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Presenting Gameffine’s Phantom Fury review.

3D Realms have been going through a rough patch for the past two years. Ripout, The Kinderman Remedy, Graven, and Kingpin: Reloaded launched to lukewarm-negative reviews and the publisher has been hit with severe layoffs following the collapse of Embracer Group. It’s not a reach to say that Phantom Fury, their much-awaited follow-up to the 2019 Retro FPS Ion Fury has so much riding on it. Phantom Fury’s 2023 demo did not inspire much confidence in many and 6 months later, Phantom Fury is gearing up for launch later today. There’s no better time than the present to unleash our Phantom Fury review.

Back in Action

We here at Gameffine are huge Ion Fury fans. Heck, we loved it so much that we reviewed it twice (PC and PS4). I also gave last year’s Aftershock expansion a whopping 90/100. Despite the awful demo, I was willing to gave Slipgate Ironworks the benefit of the doubt. 13 hours and a single playthrough on hard, I take no pleasure in admitting that Phantom Fury is a disappointment. From the outset, Phantom Fury had everything going for it. An experienced FPS developer, a supportive publisher, gorgeous visuals, decades of inspirations and even a strange tie-in with SiN. But these ideas do not translate well into the gameplay.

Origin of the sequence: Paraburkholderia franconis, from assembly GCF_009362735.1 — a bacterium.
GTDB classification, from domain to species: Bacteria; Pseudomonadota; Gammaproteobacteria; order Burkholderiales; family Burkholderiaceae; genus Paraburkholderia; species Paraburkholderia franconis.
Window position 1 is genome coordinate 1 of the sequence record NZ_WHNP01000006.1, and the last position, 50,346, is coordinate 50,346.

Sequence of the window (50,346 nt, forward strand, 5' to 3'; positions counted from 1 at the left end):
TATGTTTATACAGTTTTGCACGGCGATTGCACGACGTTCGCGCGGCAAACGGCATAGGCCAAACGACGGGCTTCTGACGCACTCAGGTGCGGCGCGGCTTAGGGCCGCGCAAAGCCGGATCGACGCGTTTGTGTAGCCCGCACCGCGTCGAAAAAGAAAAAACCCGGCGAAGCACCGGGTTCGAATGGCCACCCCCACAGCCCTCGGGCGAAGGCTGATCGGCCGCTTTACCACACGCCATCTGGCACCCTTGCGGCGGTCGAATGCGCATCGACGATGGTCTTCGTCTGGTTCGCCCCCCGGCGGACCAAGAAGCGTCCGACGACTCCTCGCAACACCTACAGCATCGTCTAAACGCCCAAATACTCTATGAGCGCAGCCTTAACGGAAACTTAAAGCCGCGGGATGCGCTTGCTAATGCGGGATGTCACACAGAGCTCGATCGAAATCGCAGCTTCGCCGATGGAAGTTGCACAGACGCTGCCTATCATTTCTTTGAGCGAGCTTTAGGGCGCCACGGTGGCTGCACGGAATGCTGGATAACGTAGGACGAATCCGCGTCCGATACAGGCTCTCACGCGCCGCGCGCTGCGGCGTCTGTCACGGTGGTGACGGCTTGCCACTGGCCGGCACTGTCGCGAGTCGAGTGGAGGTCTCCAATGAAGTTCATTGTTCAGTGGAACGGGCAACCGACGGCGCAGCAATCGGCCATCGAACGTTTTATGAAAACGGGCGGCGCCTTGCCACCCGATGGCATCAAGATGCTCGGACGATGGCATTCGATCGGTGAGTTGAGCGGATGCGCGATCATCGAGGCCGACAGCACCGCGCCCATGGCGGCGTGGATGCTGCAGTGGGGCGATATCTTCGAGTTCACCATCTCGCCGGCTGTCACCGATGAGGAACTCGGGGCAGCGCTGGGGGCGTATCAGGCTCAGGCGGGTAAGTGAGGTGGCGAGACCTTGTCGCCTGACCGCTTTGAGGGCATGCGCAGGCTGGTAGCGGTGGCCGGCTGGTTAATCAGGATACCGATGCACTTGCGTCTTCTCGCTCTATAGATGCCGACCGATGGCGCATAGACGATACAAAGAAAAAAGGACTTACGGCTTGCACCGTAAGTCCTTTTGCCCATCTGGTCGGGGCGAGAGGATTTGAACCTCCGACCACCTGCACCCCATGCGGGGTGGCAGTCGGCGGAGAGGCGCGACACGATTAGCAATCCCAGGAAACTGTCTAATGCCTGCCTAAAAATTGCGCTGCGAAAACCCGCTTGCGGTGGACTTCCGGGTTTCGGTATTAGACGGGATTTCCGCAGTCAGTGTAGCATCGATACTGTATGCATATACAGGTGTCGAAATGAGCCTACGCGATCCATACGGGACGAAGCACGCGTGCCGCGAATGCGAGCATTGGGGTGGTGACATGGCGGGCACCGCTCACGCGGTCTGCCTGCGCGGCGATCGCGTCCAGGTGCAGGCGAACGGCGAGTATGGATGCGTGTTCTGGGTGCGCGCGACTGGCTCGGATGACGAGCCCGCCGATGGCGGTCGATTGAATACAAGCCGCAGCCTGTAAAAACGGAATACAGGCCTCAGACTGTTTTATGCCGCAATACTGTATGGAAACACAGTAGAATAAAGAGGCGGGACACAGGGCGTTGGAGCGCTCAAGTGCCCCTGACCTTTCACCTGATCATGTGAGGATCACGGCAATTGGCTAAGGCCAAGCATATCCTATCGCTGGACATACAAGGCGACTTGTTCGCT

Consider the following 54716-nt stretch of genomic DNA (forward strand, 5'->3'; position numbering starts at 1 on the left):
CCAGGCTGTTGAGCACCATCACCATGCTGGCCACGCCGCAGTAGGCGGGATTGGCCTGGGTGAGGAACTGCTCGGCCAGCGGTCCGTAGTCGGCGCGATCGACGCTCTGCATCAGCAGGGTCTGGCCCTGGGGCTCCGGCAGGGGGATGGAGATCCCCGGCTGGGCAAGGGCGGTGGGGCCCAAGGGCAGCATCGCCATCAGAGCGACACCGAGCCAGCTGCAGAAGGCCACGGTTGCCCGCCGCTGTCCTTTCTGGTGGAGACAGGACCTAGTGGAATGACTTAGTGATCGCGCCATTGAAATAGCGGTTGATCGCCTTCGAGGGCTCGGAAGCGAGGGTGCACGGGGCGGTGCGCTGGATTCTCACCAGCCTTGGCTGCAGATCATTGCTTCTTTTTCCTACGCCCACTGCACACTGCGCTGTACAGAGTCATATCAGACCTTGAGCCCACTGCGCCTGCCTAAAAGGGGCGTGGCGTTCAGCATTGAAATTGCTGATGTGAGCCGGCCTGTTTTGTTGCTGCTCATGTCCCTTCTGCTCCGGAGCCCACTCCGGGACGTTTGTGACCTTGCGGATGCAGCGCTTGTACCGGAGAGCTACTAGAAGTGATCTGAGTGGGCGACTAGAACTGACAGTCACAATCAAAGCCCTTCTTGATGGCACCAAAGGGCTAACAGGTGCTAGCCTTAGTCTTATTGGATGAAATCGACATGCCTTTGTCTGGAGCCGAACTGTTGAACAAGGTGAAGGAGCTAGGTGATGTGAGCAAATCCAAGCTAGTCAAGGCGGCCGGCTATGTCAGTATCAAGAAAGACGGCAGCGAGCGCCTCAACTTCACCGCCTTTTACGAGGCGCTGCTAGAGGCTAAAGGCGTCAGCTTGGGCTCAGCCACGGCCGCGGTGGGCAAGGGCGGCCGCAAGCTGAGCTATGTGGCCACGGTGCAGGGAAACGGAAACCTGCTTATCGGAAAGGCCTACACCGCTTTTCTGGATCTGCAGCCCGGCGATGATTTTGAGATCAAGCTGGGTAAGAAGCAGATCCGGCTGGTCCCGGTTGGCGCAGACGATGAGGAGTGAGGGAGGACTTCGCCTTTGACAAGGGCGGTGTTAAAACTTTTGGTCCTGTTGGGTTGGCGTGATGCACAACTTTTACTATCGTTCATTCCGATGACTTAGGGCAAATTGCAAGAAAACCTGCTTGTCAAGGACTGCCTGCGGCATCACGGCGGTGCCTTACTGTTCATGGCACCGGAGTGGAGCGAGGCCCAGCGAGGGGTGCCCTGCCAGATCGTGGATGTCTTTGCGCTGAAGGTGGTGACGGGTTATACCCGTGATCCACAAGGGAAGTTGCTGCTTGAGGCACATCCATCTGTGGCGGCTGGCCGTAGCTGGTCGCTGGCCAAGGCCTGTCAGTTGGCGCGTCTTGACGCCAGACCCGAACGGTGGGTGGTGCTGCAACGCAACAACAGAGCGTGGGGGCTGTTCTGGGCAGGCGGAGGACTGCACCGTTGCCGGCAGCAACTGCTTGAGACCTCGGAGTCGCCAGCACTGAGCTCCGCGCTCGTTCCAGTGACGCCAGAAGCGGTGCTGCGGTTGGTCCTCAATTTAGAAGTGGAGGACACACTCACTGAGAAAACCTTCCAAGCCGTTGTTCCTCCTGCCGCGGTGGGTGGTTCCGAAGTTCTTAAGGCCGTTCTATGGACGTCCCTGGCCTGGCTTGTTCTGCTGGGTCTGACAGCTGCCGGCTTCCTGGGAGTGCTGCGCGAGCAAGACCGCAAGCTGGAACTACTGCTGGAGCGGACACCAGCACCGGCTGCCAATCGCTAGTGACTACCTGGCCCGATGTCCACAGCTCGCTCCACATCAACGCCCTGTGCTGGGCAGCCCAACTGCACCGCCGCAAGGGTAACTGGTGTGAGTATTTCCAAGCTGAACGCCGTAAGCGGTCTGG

Phantom Fury begins as Shelly ‘Bombshell’ Harrison awakens from a coma in a secret GDF facility, her right arm now replaced with a robotic prosthetic. She breaks out from the facility with the help of the Colonel and proceeds to save the world from a weapon of mass destruction, in true millennial FPS fashion. I must admit, for the most part, I had no idea what the hell was going on. This is not because the narrative is complex or deep, but it’s because it’s too bland to stay focused on. Slipgate has tried to make the story feel epic with lots of twists and turns in between. It just doesn’t come across that way. Despite the writers trying so hard, Shelly is no Duke and her one-liners here are worse than the ones from Ion Fury. That being said, I do not mind a bad story in my Boomer Shooter, so there’s that.

Phantom Fury review


While Ion Fury was a throwback to 2.5D Build Engine shooters, Phantom Fury is a fully 3D game that seems to follow the evolutionary trajectory of late ’90s to early 2000s FPS. Phantom Fury follows in the footsteps of Half Life, SiN and Halo when it comes to level design and exploration. The game is spliced up into traditional corridor gunplay, physics-based exploration, puzzle solving and gigantic boss fights. But the difference in quality is noticeable from the get-go.

When everything works, Phantom Fury is a decent-enough shooter. But there are plenty (and I mean plenty) of moments where it does not. The first few hours of the game are undoubtedly the best, due to a good blend of fast-paced corridor shooting, exploration and a vehicle section straight from Halo. The game drips-feed you with new weapons, enemy types and environmental puzzles that I genuinely found myself having a blast. The gunplay is decent, levels are packed to the brim with interactive objects, the level variety is refreshing, there are various kinds of upgrades to unlock, and the repetitive gunplay is broken down by sections where you control various vehicles.